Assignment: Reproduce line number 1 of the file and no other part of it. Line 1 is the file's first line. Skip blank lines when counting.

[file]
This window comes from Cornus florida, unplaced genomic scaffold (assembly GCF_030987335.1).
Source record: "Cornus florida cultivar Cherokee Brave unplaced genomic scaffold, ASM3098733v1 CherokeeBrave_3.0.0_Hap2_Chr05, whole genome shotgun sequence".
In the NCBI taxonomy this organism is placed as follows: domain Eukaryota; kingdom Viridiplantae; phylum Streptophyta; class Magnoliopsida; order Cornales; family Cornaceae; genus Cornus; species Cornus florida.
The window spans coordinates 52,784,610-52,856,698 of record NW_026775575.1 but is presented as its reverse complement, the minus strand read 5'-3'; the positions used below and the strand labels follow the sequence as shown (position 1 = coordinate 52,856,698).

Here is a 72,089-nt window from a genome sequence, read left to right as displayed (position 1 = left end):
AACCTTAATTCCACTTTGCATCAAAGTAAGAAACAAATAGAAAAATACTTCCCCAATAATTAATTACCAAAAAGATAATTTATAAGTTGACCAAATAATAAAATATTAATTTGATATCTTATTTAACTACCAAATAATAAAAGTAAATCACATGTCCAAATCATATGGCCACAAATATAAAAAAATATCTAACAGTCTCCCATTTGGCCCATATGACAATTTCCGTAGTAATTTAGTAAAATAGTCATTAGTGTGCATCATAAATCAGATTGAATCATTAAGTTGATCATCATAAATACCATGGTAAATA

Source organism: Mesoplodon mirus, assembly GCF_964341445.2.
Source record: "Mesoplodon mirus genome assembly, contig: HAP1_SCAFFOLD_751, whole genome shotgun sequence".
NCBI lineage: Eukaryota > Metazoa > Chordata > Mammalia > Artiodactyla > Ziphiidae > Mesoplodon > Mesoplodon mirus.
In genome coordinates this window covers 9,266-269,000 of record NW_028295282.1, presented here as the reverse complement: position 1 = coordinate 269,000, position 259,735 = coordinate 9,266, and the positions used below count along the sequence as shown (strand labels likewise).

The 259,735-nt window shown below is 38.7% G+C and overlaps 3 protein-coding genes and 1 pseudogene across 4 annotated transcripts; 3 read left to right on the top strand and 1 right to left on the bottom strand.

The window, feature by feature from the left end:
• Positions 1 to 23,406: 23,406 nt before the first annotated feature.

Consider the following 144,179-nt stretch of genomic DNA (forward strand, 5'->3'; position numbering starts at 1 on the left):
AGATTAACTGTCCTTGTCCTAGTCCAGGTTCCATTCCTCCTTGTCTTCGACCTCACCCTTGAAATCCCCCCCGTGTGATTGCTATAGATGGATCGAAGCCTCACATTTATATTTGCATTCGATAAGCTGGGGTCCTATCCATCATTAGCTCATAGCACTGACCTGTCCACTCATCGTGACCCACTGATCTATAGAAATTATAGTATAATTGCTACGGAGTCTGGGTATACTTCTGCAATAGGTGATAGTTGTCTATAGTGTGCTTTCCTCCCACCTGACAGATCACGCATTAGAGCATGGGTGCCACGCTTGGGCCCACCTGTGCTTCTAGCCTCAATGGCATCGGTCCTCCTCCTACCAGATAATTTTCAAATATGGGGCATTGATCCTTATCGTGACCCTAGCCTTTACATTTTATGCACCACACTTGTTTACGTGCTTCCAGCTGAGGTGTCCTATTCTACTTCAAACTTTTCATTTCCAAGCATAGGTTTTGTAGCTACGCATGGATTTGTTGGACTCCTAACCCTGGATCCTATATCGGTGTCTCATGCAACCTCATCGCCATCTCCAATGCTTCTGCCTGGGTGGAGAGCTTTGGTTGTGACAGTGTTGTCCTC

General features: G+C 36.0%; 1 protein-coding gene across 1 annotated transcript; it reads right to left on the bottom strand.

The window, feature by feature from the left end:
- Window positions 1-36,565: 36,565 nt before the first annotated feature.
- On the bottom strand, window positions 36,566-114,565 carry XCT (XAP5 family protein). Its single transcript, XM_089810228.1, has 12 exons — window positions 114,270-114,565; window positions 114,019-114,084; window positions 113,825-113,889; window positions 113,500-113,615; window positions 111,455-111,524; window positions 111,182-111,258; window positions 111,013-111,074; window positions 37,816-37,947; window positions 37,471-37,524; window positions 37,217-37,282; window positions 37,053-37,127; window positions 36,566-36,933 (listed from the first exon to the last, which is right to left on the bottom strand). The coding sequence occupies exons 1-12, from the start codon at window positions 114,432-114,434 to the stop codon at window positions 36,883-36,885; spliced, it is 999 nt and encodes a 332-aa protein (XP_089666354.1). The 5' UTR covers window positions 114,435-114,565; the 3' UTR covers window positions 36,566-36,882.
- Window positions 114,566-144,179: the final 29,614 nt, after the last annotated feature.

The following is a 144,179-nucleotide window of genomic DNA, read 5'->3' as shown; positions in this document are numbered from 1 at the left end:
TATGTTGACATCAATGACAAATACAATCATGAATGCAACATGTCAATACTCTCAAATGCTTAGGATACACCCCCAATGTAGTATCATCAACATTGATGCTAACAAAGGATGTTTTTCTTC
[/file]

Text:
This window comes from Cornus florida, unplaced genomic scaffold (assembly GCF_030987335.1).